April 2014
Volume 55, Issue 13
Free
ARVO Annual Meeting Abstract  |   April 2014
IL18 is not therapeutic for neovascular age-related macular degeneration
Author Affiliations & Notes
  • Bradley D Gelfand
    Ophthalmology & Visual Sciences, University of Kentucky, Lexington, KY
    Biomedical Engineering, University of Kentucky, Lexington, KY
  • Yoshio Hirano
    Ophthalmology & Visual Sciences, University of Kentucky, Lexington, KY
  • Tetsuhiro Yasuma
    Ophthalmology & Visual Sciences, University of Kentucky, Lexington, KY
  • Takeshi Mizutani
    Ophthalmology & Visual Sciences, University of Kentucky, Lexington, KY
  • Benjamin J Fowler
    Ophthalmology & Visual Sciences, University of Kentucky, Lexington, KY
  • Miho Nozaki
    Ophthalmology and Visual Science, Nagoya City University Graduate School of Medical Sciences,, Nagoya, Japan
  • Hiroki Kaneko
    Ophthalmology, Nagoya University Graduate School of Medicine, Nagoya, Japan
  • Balamurali Ambati
    Ophthalmology and Visual Sciences, Moran Eye Center, University of Utah School of Medicine, Salt Lake City, UT
    Ophthalmology, Veterans Affairs Salt Lake City Healthcare System, Salt Lake City, UT
  • David R Hinton
    Pathology and Ophthalmology, Keck School of Medicine of the University of Southern California, Los Angeles, CA
  • Jayakrishna Ambati
    Ophthalmology & Visual Sciences, University of Kentucky, Lexington, KY
    Physiology, University of Kentucky, Lexington, KY
  • Footnotes
    Commercial Relationships Bradley Gelfand, None; Yoshio Hirano, None; Tetsuhiro Yasuma, None; Takeshi Mizutani, None; Benjamin Fowler, None; Miho Nozaki, None; Hiroki Kaneko, None; Balamurali Ambati, None; David Hinton, None; Jayakrishna Ambati, University of Kentucky (P)
  • Footnotes
    Support None
Investigative Ophthalmology & Visual Science April 2014, Vol.55, 3553. doi:
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      Bradley D Gelfand, Yoshio Hirano, Tetsuhiro Yasuma, Takeshi Mizutani, Benjamin J Fowler, Miho Nozaki, Hiroki Kaneko, Balamurali Ambati, David R Hinton, Jayakrishna Ambati; IL18 is not therapeutic for neovascular age-related macular degeneration. Invest. Ophthalmol. Vis. Sci. 2014;55(13):3553.

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      © ARVO (1962-2015); The Authors (2016-present)

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Abstract

Purpose: Recent studies report apparently conflicting roles for the inflammasome effector IL18 in the development of age-related macular degeneration. Whereas IL18 has been demonstrated to induce RPE degeneration in atrophic AMD, it has also been promoted as a potential therapeutic to prevent neovascular AMD. The purpose of this multi-centered study was to evaluate whether IL18 possesses anti-angiogenic potential in preventing laser induced choroidal neovascularization, and to evaluate the toxicity of IL18 administration.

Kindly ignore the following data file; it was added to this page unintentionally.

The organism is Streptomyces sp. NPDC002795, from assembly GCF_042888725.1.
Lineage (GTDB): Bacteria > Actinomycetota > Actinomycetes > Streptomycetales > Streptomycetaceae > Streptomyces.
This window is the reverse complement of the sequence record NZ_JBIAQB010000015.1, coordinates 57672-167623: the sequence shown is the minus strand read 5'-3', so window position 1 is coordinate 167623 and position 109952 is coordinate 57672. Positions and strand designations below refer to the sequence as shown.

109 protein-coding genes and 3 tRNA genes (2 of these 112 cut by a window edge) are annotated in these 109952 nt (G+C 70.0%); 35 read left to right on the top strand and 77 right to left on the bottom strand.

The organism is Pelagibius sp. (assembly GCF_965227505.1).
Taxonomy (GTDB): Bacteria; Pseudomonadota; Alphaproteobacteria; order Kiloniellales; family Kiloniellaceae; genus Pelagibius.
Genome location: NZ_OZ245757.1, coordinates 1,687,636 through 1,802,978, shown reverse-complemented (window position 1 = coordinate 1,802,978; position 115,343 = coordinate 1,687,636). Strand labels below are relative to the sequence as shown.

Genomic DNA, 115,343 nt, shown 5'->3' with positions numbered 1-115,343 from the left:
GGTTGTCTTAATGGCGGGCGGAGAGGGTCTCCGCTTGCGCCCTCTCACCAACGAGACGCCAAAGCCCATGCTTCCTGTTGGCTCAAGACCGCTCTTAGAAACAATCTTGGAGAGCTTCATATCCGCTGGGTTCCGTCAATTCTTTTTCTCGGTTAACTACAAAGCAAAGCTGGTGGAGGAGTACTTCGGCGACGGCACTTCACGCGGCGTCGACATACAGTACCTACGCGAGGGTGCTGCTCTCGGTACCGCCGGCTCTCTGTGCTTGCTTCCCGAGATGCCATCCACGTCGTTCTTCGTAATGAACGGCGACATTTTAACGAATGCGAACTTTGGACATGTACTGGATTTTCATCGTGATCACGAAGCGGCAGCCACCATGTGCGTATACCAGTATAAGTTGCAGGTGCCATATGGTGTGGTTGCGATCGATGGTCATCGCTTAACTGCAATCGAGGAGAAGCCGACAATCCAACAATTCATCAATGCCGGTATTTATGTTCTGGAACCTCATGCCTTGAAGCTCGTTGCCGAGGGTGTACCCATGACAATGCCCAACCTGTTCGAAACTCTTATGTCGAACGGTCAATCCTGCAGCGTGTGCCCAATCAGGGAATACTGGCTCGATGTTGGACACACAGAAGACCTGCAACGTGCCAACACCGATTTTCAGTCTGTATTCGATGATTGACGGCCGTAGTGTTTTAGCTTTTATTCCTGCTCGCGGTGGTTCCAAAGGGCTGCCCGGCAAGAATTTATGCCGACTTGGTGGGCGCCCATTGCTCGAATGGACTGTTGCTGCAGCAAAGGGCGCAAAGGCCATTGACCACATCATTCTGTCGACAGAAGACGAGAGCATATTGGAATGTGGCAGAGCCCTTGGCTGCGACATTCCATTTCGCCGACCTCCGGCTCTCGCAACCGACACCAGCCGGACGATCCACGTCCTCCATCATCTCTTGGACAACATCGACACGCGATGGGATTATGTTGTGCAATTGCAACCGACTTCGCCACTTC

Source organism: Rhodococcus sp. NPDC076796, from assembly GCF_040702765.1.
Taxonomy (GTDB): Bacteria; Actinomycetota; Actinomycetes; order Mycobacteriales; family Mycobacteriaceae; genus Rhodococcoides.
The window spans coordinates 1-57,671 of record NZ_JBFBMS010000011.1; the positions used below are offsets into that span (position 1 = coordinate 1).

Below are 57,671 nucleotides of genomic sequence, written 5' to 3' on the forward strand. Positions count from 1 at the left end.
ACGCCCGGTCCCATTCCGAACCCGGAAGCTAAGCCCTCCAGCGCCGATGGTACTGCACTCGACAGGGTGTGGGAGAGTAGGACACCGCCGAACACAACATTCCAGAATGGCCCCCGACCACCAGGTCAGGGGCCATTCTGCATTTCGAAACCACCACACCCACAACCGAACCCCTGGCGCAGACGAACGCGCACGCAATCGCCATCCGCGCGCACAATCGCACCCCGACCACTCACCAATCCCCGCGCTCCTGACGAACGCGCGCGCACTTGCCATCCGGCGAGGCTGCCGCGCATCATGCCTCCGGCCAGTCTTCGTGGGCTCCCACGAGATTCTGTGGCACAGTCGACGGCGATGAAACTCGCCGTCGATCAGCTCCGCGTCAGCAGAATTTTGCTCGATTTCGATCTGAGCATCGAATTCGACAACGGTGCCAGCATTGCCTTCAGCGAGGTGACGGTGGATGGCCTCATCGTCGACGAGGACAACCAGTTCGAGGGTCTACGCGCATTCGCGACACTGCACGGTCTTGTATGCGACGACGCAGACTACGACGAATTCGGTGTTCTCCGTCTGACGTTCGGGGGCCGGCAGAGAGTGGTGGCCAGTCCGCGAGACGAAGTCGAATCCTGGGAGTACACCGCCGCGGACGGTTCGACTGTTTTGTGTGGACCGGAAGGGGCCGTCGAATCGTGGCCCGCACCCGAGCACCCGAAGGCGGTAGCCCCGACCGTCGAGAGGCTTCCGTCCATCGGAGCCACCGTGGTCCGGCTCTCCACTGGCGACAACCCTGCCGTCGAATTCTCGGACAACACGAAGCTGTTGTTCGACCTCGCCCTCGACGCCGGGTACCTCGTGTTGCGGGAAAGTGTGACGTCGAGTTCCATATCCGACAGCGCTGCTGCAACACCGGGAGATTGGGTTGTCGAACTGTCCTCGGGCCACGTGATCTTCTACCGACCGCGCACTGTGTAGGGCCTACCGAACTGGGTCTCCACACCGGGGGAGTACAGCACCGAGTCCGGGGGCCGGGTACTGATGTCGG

Methods: Five independent laboratories administered a 4-log dose range (1 to 1,000 ng) of recombinant mouse IL18 into the vitreous humor of wild-type mice undergoing laser injury. Several anti-IL18 antibodies were tested for their ability to influence CNV volume in wild-type and IL18-deficient mice. Seven and 14 days later, CNV volumes were assessed. ERGs, RPE flat mount and histology were utilized to examine retinal health after IL18 injection. Finally, mice genetically or pharmacologically deficient in Nlrp3, Pycard, or Caspase-1, which form the inflammasome complex that bioactivates IL18, were analyzed for their angiogenic response.

Results: Of the five participating laboratories, none found that administration of recombinant IL18 changed CNV volume. Further, administration of recombinant IL18 caused RPE degeneration and ERG a-wave and b-wave depression. Mice deficient in essential components of the Nlrp3 inflammasome exhibited no significant changes in CNV volume compared to control animals. The major IL18 receptor, IL18R1 is abundantly expressed in normal healthy human retina, which further supports the concept that IL18 treatment is ill-advised in human patients. Surprisingly, in agreement with a previous report, we found that one particular IL18 neutralizing antibody increased CNV volume not only in wild-type but also in IL18-deficient mice. However, we determined that this effect was due to a pro-angiogenic effect of glycerol in the antibody preparation mediated via aquaporin-1, rather than from target-specific IL18 blockade.

Conclusions: This study confirms that IL18 induces RPE degeneration, argues against pursuing IL18 as a therapeutic agent for neovascular age-related macular degeneration, and cautions that antibody preparations containing glycerol must be carefully monitored for potential confounding pro-angiogenic effects.

Keywords: 695 retinal degenerations: cell biology • 453 choroid: neovascularization • 490 cytokines/chemokines  
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